Matt Charboneau and John Niyo break down Michigan State's win over Ohio State in the Big Ten tournament. The Detroit News
Chicago — “Where’s Foster?”
In the moment, it sounded like a punchline Friday afternoon, as freshman Thomas Kithier changed out of his uniform a few feet away from a massive media scrum in the corner of Michigan State’s locker room.
Hidden somewhere behind all the TV cameras and reporters was his roommate, Foster Loyer, fielding repeated questions about his breakout performance in the Spartans’ Big Ten quarterfinal win over Ohio State at the United Center.
But Kithier actually wasn’t cracking jokes about Loyer’s newfound fame following a season-best effort off the bench that sparked Michigan State’s 77-70 victory. Instead, he was parroting the daily refrain around the campus digs he shares with Loyer back in East Lansing.
“He’s never at the apartment,” Kithier said, laughing. “It’s ‘Where’s Foster?’ And the answer is always, ‘He’s shooting at the gym.’ Every night he’s on the gun, shooting. … And I’d say the last 3-4 weeks, he’s been relentless on it.”
For most of this winter, that’s been the drill, Loyer getting shots up on his own time, keeping graduate assistant Chris Fowler busy inside Breslin Center at odd hours, sometimes seven days a week.
“Usually 200-300 makes in the morning,” Loyer says, “and probably 200-300 more makes at night.”
Whatever it takes, he figures, to keep his confidence up in the middle of an emotionally trying freshman year, with the playing time scarce and mostly humbling.
Loyer, who only a year ago was celebrating a second straight state championship at Clarkston as Michigan’s Mr. Basketball, hadn’t found much success in a supporting role this season. From that stage-fright moment in November against Louisville to mop-up duty in Big Ten play, it was hard to watch at times.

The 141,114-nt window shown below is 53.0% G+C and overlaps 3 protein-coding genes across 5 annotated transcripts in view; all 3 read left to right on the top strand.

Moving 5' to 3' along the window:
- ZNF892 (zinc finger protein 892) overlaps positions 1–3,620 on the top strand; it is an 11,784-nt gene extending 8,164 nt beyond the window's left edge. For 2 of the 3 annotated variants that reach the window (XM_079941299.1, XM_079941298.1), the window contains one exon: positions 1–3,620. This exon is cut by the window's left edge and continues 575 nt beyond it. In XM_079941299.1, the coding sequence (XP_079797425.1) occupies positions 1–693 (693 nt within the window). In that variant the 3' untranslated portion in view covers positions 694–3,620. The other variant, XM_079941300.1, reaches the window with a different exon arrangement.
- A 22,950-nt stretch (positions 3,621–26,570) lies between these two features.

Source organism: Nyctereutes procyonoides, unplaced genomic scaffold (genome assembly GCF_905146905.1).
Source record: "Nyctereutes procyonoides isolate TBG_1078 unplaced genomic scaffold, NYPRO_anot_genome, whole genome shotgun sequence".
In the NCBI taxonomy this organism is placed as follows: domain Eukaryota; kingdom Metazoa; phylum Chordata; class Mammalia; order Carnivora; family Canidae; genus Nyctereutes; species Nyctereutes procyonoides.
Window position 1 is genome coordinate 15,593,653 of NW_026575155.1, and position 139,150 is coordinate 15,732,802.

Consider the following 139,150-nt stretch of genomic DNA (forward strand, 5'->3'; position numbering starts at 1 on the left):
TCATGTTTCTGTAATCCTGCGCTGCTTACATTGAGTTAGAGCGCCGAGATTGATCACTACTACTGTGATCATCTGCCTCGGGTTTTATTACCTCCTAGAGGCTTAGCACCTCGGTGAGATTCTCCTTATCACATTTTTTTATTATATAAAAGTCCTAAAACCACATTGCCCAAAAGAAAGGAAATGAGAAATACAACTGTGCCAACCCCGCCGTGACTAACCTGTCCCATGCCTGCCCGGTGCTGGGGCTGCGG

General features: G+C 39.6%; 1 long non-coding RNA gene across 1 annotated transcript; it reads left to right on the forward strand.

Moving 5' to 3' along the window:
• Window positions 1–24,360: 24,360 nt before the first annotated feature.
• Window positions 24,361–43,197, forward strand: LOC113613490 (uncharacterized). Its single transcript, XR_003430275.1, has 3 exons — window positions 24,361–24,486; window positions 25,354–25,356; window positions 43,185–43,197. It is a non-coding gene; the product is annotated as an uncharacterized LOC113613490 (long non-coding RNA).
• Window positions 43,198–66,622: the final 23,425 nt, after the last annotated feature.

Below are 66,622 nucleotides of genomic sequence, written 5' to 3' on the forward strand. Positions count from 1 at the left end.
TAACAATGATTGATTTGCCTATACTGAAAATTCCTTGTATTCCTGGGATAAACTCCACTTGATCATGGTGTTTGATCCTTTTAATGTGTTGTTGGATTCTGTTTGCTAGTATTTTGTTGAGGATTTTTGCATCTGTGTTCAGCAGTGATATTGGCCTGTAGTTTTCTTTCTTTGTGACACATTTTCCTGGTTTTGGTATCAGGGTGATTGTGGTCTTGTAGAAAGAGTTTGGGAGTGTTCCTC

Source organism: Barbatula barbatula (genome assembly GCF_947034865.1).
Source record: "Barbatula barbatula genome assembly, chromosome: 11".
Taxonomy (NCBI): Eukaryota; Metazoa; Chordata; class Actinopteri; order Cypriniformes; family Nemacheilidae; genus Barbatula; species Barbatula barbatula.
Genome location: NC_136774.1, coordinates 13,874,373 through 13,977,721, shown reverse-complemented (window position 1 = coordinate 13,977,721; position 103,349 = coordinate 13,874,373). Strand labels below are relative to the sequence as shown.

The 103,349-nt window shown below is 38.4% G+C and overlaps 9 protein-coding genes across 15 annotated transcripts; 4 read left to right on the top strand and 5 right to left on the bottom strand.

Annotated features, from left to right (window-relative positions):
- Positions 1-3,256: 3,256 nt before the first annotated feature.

A guy who scored 2,222 points in his prep career and averaged 41 points in last year’s Class A Final Four at Breslin Center had scored in double figures just once as a freshman at Michigan State. He’d played more than 10 minutes in a game just twice in January and February. And entering Friday’s Big Ten tournament opener, Loyer was just 4-for-20 from behind the 3-point line for the season, his last make coming on Jan. 13 in a runaway win at Penn State.
MSU's Cassius Winston, Xavier Tillman, Kenny Goins and Foster Loyer talk about the win over Ohio State. Matt Charboneau, The Detroit News
So, naturally, the 6-foot, 170-pound guard drilled his first five shots Friday afternoon — four of them 3-pointers, including three late in the first half — as the top-seeded Spartans shook off a sluggish start in a foul-plagued game and advanced to today’s semifinals against Wisconsin.
“It was a special feeling,” said Loyer, who finished with a career-high 14 points, three assists, two steals and even drew a couple critical offensive fouls on Ohio State. “When that first one went through, it was a little bit of a weight lifted off my shoulders. And as the next one went in, I was feeling it a little bit.”
By the time he drilled his third — a step-back 3-pointer from NBA range to regain the lead for Michigan State with 4:04 to play in the first half — everyone in the United Center knew it. Loyer’s swagger was back, and after he drew a charging foul on Ohio State’s Keyshawn Woods at the other end of the court, he headed back to the bench while a grinning Winston applauded near the scorer’s table. Loyer grabbed a towel, took some good-natured ribbing as the Spartans’ “bench mob” surrounded him, and then turned to one of his teammates, Connor George, and deadpanned, “Hey, I work on my craft.”